EVERY WHICH WAY
Chert is delighted to embrace the autumn season in the gallery with the second solo exhibition of Glasgow based artist Carla Scott Fullerton.
Fullerton's use of robust materials is in no means a melancholic reflection on modernist architectural legacies. The use of glass, steel, and concrete combined with forceful lines, sharp angles and mass of forms define a process that evokes a very practical relationship to architecture in both her drawings and sculptural work. By placing cut and stained glass panels so as they create angels and shadows, the artist establishes a correspondence between the pieces themselves.
Fullerton is particularly interested in architectural semiotics and how a building’s materials can express social or cultural codes as well as our interaction to the built environment. The present of Fullerton's work is permeated by absence and otherness; only when letting in what is other than itself, can it remain what it truly is, put under erasure, leaving the architectural structure of a trope work. It's in this phenomenological condition for the possibility of things where meaning takes on new forms and where the viewer is engaged in more precarious and unpredictable encounters with sculptural and architectural constructions. However, the material wants what it wants and by working with powerful industrial substances such as steel and concrete, the materials take on shapes of their own as the artistic intervention is found in avoiding restrictions, letting the works deliberately be imperfect. "Every Which Way" reflects on the quality and peculiarity of glass, one of the principal materials used for this exhibition. The whole project, which seems static and abstract at first sight, takes its human and convivial side through the transparancy and the playfullness of glass, both as a building structure in its relationship to the outside world.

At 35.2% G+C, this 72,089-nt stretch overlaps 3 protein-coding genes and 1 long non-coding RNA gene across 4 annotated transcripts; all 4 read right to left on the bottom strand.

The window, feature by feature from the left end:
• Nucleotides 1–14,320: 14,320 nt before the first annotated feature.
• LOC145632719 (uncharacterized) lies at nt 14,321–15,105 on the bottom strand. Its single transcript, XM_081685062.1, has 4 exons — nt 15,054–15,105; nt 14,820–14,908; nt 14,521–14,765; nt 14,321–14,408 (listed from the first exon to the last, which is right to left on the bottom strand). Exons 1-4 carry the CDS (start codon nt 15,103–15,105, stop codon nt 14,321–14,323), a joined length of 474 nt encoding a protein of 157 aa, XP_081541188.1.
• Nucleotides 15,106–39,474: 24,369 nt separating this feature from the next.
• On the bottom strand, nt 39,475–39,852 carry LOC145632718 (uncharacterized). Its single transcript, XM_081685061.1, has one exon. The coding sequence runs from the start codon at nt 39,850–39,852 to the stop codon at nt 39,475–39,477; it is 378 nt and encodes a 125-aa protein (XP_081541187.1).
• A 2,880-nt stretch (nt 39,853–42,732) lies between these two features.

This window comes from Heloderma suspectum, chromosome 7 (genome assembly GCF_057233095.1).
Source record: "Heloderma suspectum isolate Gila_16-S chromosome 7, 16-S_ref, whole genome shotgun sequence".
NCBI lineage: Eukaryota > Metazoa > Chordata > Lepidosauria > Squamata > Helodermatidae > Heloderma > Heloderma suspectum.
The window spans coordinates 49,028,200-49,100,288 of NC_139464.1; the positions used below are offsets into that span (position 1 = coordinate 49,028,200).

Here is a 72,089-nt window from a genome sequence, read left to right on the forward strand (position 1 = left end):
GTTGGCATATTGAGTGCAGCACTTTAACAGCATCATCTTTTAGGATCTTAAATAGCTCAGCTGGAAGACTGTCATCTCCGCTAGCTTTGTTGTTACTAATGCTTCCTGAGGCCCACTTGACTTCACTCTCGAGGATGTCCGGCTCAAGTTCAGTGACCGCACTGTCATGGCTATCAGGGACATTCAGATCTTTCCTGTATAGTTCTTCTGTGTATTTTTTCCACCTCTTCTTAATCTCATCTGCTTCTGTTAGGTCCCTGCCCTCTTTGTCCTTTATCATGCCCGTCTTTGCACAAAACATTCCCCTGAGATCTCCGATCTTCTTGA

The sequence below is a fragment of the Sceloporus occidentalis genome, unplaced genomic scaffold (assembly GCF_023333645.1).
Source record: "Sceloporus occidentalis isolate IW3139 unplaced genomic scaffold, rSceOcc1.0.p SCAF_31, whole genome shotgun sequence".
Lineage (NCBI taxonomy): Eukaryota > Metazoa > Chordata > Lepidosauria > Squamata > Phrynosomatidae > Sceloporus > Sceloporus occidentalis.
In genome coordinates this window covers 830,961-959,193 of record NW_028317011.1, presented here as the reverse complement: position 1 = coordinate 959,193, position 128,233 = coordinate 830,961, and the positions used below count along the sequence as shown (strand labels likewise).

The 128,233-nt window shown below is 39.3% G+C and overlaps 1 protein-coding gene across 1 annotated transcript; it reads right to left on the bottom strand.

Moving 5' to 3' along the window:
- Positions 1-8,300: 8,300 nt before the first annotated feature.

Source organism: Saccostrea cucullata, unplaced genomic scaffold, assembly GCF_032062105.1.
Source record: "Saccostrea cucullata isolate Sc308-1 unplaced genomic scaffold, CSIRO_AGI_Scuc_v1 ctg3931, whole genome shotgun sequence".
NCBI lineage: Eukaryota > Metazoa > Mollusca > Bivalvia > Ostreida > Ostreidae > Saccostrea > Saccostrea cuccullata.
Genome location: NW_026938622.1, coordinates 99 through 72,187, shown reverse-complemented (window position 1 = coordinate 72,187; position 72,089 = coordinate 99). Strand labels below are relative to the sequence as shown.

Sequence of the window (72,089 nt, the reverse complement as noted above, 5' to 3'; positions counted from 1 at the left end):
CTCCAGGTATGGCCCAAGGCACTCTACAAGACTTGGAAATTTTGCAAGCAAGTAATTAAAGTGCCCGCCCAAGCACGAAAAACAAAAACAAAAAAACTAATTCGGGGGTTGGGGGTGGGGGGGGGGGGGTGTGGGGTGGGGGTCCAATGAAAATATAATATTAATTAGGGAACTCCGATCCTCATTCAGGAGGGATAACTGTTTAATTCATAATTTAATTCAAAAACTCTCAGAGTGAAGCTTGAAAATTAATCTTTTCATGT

If the problematic of meaning in architecture has been motivated by the 'emptiness' of the built world constructed under the aegis of functional architecture, Fullerton's work rather emphasizes the advent of semiotics in the discourse of architecture which may signify its transposition to an unknown discursive conformation.
Carla Scott Fullerton was born in Glasgow in 1980, where she lives and works.
She attended the Glasgow School of Art from 2006 to 2008 and graduated with a Master of Fine Arts. In 2008, she received a Glasgow Sculpture Studios MFA Graduate Fellowship Prize.
Recent shows include: 2011: "Industrial Aesthetics; Environmental Influences on Recent Art from Scotland.", Times Square Gallery of Hunter College; City University of New York; "Annuale", Edingburgh; "Immovable Parts", together with Karin Stewart in Project room 103 in Glasgow; 2010: “Drinnen & Draussen” group exhibition, Chert, Berlin; “Lines have edges”, Glasgow International Festival, "Open Space” Art Cologne, with Chert, Berlin; 2009: “Breathless Lines” at the Glasgow Sculpture Studios ; “Cut Line”, Ten Til Ten, Glasgow; “Lines and Pours”, solo exhibition at Chert, Berlin.
Her first monographic catalogue was released in 2010 by Chert gallery, on occasion of her presentation at Open Space, Art Cologne and “Lines have edges”, Glasgow International Festival, 2010.